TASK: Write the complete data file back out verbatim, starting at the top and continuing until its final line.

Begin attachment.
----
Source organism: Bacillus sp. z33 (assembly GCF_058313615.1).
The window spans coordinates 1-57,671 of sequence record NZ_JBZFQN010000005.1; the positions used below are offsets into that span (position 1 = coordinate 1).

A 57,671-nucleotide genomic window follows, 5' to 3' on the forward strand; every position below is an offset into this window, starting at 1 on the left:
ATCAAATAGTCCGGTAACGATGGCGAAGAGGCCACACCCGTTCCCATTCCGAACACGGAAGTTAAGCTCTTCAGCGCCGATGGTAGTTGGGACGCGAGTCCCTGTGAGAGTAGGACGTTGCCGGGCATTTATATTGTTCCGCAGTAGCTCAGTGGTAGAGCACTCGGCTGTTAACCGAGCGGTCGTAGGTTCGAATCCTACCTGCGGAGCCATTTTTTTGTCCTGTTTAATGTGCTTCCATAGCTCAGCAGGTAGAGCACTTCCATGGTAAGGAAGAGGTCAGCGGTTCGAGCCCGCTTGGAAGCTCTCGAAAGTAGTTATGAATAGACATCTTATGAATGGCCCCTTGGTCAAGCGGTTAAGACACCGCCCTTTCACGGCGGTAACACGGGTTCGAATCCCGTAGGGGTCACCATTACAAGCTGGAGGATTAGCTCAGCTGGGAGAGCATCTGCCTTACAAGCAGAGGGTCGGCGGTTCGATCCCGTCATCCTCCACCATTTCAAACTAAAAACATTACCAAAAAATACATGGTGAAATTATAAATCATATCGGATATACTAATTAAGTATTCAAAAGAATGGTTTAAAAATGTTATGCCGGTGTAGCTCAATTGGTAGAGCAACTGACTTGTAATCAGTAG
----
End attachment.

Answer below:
Source organism: Bacillus sp. z33 (assembly GCF_058313615.1).
The window spans coordinates 1-57,671 of sequence record NZ_JBZFQN010000005.1; the positions used below are offsets into that span (position 1 = coordinate 1).

A 57,671-nucleotide genomic window follows, 5' to 3' on the forward strand; every position below is an offset into this window, starting at 1 on the left:
ATCAAATAGTCCGGTAACGATGGCGAAGAGGCCACACCCGTTCCCATTCCGAACACGGAAGTTAAGCTCTTCAGCGCCGATGGTAGTTGGGACGCGAGTCCCTGTGAGAGTAGGACGTTGCCGGGCATTTATATTGTTCCGCAGTAGCTCAGTGGTAGAGCACTCGGCTGTTAACCGAGCGGTCGTAGGTTCGAATCCTACCTGCGGAGCCATTTTTTTGTCCTGTTTAATGTGCTTCCATAGCTCAGCAGGTAGAGCACTTCCATGGTAAGGAAGAGGTCAGCGGTTCGAGCCCGCTTGGAAGCTCTCGAAAGTAGTTATGAATAGACATCTTATGAATGGCCCCTTGGTCAAGCGGTTAAGACACCGCCCTTTCACGGCGGTAACACGGGTTCGAATCCCGTAGGGGTCACCATTACAAGCTGGAGGATTAGCTCAGCTGGGAGAGCATCTGCCTTACAAGCAGAGGGTCGGCGGTTCGATCCCGTCATCCTCCACCATTTCAAACTAAAAACATTACCAAAAAATACATGGTGAAATTATAAATCATATCGGATATACTAATTAAGTATTCAAAAGAATGGTTTAAAAATGTTATGCCGGTGTAGCTCAATTGGTAGAGCAACTGACTTGTAATCAGTAG